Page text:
Geoffrey Norris
The Daily Telegraph
June 2014

On her previous duo discs—Beethoven sonatas for WHLive, Ravel, Szymanowski and Schubert for Hyperion—Alina Ibragimova has been partnered by the French pianist Cédric Tiberghien. For her new Prokofiev release she teams up with Steven Osborne in one of those astute mergers of talent for which Hyperion is well known. Osborne revealed his penchant for Prokofiev last year in the Visions fugitives and Sarcasms that accompanied his compelling, multi-faceted interpretation of Musorgsky’s Pictures from an Exhibition (CDA67896). In the two Prokofiev violin sonatas, his instincts are just as finely honed.

The sonatas could scarcely be more divergent in temperament. The First, begun in 1938 but interrupted by work on the Eisenstein film Alexander Nevsky, the opera Semyon Kotko and the ballet Cinderella, is a dark, shadowy, chill piece shot through with an acerbity that in other circumstances can point to Prokofiev’s caustic wit but here seems to identify a much more furrow-browed, pessimistic mood.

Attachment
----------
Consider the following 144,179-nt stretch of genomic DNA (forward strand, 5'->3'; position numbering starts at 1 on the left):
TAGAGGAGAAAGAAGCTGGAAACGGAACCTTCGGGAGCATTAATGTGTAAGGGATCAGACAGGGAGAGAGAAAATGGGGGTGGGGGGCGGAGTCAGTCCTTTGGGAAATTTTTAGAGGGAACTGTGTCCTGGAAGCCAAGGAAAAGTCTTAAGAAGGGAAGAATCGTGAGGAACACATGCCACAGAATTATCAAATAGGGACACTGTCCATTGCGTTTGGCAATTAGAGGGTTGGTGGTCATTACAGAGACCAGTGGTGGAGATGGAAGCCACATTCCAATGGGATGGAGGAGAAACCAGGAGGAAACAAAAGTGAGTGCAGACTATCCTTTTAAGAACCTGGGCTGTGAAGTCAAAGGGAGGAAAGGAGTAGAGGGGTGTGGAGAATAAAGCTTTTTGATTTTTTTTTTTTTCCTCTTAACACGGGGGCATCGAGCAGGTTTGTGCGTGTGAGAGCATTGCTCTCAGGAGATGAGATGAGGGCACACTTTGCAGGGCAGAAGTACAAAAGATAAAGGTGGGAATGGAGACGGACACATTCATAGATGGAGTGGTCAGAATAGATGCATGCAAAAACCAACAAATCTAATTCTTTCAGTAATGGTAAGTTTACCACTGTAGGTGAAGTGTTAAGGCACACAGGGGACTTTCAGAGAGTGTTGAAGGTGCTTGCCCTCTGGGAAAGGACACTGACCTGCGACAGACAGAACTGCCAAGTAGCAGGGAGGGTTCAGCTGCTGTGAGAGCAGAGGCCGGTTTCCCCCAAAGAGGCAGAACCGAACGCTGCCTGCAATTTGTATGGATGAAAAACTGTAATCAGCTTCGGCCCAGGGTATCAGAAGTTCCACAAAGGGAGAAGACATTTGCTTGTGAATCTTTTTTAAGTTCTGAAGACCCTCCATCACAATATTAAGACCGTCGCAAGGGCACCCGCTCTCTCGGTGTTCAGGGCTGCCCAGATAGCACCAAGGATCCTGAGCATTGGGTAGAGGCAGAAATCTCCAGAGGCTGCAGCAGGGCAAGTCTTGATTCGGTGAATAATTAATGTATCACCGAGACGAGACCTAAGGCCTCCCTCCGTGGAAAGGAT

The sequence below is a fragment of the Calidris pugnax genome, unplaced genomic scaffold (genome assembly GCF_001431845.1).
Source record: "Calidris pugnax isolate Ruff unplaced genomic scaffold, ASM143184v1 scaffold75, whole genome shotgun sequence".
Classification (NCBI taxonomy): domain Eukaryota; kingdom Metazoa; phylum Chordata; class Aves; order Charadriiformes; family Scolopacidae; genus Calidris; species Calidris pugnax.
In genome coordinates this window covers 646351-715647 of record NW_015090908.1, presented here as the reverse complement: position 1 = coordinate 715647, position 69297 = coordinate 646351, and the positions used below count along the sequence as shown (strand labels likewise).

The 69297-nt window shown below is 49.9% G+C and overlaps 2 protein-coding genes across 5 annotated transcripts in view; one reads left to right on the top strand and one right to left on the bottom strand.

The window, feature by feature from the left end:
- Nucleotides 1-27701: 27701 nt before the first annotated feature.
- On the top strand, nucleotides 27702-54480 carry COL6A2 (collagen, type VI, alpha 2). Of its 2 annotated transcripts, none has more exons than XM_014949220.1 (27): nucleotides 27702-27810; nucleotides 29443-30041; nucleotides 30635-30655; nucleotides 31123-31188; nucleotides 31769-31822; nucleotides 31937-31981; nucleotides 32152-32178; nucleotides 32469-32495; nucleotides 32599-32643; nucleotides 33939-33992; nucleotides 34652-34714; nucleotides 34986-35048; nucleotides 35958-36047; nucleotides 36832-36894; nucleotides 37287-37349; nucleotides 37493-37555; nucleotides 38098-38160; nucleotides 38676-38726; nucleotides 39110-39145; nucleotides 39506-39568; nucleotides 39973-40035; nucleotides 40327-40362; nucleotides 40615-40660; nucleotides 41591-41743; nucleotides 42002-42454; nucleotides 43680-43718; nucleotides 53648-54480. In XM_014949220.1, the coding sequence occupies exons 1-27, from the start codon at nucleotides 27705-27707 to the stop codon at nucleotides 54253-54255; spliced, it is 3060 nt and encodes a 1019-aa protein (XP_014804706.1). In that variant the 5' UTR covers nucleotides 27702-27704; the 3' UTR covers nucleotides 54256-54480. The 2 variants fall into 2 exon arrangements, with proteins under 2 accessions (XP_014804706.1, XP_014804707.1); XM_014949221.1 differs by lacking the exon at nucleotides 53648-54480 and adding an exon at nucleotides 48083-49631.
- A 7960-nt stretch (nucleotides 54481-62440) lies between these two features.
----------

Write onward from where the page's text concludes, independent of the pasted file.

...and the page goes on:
The Second Sonata, which has always been the more popular, is also sunnier in outlook, with lyricism at its heart. As it happens, the Second Sonata, rearranged from the 1943 Flute Sonata, was completed before the First, with which Prokofiev toiled until 1946. Both sonatas owed much to the composer’s friendship with the great Russian violinist David Oistrakh, whose recordings from the Fifties are still very much in circulation.

But there is always room for performances of the depth of perception and strength of character that Ibragimova and Osborne give. The two sonatas are separated by the Five Melodies Op 35bis of 1925, which Prokofiev transcribed from the songs without words that he composed for the soprano Nina Koshetz, who created the role of Fata Morgana in the Chicago premiere of his opera The Love for Three Oranges in 1921. The shifting kaleidoscopes in the piano part and the subtle vocal inflections of the violin are qualities that also imbue Ibragimova’s and Osborne’s interpretations of the two sonatas.

Those weird glissandos in the opening movement of the First Sonata evoke exactly the shiver of “wind in a graveyard” that Prokofiev himself alluded to, and the music’s mix of cautious whispers, fierce outbursts, rumination and astringency is potently projected.

In tandem with the comparative calm of the Second Sonata there is also a vitalising impetus and an apt palette of colour that distinguishes the whole disc.